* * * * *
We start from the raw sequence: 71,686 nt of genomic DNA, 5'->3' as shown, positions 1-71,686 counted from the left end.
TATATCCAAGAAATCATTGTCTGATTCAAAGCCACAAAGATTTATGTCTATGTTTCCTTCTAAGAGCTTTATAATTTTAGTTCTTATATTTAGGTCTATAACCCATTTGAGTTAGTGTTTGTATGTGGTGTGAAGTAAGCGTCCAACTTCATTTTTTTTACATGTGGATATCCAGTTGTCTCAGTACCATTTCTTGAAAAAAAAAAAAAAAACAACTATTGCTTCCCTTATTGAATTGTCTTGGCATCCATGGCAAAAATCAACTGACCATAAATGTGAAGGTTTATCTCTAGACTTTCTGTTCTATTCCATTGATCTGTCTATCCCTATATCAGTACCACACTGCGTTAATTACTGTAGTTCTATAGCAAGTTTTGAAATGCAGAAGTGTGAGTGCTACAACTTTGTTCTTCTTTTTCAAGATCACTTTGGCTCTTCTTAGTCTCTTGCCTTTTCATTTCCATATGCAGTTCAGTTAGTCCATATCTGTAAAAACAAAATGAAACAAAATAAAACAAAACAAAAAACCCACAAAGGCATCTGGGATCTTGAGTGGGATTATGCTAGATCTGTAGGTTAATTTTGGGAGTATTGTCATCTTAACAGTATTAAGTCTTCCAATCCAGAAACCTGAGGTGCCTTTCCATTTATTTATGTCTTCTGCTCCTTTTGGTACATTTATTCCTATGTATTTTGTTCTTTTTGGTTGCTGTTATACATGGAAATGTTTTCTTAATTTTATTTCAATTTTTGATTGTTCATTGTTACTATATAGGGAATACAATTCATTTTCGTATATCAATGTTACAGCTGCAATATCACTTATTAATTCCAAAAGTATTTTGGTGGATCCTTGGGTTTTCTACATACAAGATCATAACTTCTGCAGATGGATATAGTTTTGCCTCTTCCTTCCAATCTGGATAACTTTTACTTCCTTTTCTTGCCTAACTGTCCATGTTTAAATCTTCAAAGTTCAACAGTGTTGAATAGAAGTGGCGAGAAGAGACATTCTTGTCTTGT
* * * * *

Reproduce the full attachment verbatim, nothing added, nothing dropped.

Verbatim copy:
We start from the raw sequence: 71,686 nt of genomic DNA, 5'->3' as shown, positions 1-71,686 counted from the left end.
TATATCCAAGAAATCATTGTCTGATTCAAAGCCACAAAGATTTATGTCTATGTTTCCTTCTAAGAGCTTTATAATTTTAGTTCTTATATTTAGGTCTATAACCCATTTGAGTTAGTGTTTGTATGTGGTGTGAAGTAAGCGTCCAACTTCATTTTTTTTACATGTGGATATCCAGTTGTCTCAGTACCATTTCTTGAAAAAAAAAAAAAAAACAACTATTGCTTCCCTTATTGAATTGTCTTGGCATCCATGGCAAAAATCAACTGACCATAAATGTGAAGGTTTATCTCTAGACTTTCTGTTCTATTCCATTGATCTGTCTATCCCTATATCAGTACCACACTGCGTTAATTACTGTAGTTCTATAGCAAGTTTTGAAATGCAGAAGTGTGAGTGCTACAACTTTGTTCTTCTTTTTCAAGATCACTTTGGCTCTTCTTAGTCTCTTGCCTTTTCATTTCCATATGCAGTTCAGTTAGTCCATATCTGTAAAAACAAAATGAAACAAAATAAAACAAAACAAAAAACCCACAAAGGCATCTGGGATCTTGAGTGGGATTATGCTAGATCTGTAGGTTAATTTTGGGAGTATTGTCATCTTAACAGTATTAAGTCTTCCAATCCAGAAACCTGAGGTGCCTTTCCATTTATTTATGTCTTCTGCTCCTTTTGGTACATTTATTCCTATGTATTTTGTTCTTTTTGGTTGCTGTTATACATGGAAATGTTTTCTTAATTTTATTTCAATTTTTGATTGTTCATTGTTACTATATAGGGAATACAATTCATTTTCGTATATCAATGTTACAGCTGCAATATCACTTATTAATTCCAAAAGTATTTTGGTGGATCCTTGGGTTTTCTACATACAAGATCATAACTTCTGCAGATGGATATAGTTTTGCCTCTTCCTTCCAATCTGGATAACTTTTACTTCCTTTTCTTGCCTAACTGTCCATGTTTAAATCTTCAAAGTTCAACAGTGTTGAATAGAAGTGGCGAGAAGAGACATTCTTGTCTTGT